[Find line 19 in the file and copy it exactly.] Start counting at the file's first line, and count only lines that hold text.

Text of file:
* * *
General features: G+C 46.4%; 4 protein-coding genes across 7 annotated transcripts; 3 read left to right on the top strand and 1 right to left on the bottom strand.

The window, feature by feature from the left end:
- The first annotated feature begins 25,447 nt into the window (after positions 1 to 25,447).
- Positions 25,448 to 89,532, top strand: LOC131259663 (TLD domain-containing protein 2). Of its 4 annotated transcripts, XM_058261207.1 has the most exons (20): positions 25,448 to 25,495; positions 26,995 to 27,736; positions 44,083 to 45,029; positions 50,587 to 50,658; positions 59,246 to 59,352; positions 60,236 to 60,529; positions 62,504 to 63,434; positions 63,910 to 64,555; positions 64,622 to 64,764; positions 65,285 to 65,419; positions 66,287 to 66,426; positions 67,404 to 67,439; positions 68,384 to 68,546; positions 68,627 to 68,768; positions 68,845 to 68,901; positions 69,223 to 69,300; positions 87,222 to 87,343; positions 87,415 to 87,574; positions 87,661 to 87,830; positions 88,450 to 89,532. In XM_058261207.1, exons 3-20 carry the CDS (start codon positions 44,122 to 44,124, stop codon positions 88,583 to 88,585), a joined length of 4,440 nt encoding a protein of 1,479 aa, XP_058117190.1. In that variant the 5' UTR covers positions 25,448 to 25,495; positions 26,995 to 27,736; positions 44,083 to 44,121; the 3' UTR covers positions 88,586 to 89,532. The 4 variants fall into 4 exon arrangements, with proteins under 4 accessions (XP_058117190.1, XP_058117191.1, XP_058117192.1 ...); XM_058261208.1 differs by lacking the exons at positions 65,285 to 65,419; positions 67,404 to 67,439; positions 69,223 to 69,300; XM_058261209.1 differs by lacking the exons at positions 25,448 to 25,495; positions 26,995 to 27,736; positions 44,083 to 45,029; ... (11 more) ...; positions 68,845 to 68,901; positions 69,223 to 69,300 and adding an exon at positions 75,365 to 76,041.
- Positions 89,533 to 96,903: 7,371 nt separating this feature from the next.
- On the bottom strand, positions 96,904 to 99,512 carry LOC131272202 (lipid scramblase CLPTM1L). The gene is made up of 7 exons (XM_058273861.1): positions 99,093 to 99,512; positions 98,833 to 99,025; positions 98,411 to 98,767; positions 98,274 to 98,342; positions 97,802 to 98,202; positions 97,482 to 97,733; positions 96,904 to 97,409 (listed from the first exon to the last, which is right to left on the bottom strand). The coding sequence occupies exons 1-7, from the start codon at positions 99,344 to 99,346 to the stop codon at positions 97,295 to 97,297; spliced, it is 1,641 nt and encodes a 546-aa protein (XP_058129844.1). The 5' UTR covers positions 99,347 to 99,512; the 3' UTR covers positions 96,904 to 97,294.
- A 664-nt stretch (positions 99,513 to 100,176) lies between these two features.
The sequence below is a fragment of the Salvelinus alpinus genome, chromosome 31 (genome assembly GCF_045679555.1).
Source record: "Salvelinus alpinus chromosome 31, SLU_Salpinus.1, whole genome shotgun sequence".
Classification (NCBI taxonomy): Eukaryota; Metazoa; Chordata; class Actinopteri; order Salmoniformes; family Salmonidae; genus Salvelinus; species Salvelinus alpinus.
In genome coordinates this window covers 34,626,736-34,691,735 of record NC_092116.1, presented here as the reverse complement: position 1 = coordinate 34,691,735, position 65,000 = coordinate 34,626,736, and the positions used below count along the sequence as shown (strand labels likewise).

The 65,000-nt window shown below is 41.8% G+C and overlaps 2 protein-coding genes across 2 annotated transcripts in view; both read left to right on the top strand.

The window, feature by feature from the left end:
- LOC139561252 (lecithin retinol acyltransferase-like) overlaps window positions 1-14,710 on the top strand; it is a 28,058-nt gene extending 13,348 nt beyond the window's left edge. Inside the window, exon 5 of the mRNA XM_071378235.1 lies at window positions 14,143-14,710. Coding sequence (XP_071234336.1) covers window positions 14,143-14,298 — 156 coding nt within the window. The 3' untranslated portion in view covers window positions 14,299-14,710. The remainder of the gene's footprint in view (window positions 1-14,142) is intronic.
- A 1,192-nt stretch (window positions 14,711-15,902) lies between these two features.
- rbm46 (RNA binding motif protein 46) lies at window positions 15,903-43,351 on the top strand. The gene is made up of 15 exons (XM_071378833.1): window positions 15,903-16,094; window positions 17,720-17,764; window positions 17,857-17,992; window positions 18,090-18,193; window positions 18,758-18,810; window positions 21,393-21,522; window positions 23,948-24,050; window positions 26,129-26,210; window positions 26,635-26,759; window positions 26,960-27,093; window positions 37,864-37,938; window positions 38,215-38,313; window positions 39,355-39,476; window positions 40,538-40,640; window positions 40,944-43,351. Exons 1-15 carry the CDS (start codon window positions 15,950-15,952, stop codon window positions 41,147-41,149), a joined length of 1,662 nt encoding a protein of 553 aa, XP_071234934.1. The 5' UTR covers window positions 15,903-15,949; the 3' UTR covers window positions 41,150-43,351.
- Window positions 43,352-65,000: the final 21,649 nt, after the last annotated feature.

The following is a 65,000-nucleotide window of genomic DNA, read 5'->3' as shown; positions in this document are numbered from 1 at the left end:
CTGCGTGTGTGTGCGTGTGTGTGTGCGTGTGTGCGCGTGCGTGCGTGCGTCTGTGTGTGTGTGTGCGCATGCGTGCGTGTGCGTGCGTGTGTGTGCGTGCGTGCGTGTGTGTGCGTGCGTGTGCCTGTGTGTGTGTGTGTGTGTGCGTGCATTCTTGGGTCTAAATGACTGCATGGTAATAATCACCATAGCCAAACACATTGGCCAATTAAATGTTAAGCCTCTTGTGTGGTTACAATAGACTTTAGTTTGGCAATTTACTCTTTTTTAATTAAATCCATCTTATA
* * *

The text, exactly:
CTGCGTGTGTGTGCGTGTGTGTGTGCGTGTGTGCGCGTGCGTGCGTGCGTCTGTGTGTGTGTGTGCGCATGCGTGCGTGTGCGTGCGTGTGTGTGCGTGCGTGCGTGTGTGTGCGTGCGTGTGCCTGTGTGTGTGTGTGTGTGTGCGTGCATTCTTGGGTCTAAATGACTGCATGGTAATAATCACCATAGCCAAACACATTGGCCAATTAAATGTTAAGCCTCTTGTGTGGTTACAATAGACTTTAGTTTGGCAATTTACTCTTTTTTAATTAAATCCATCTTATA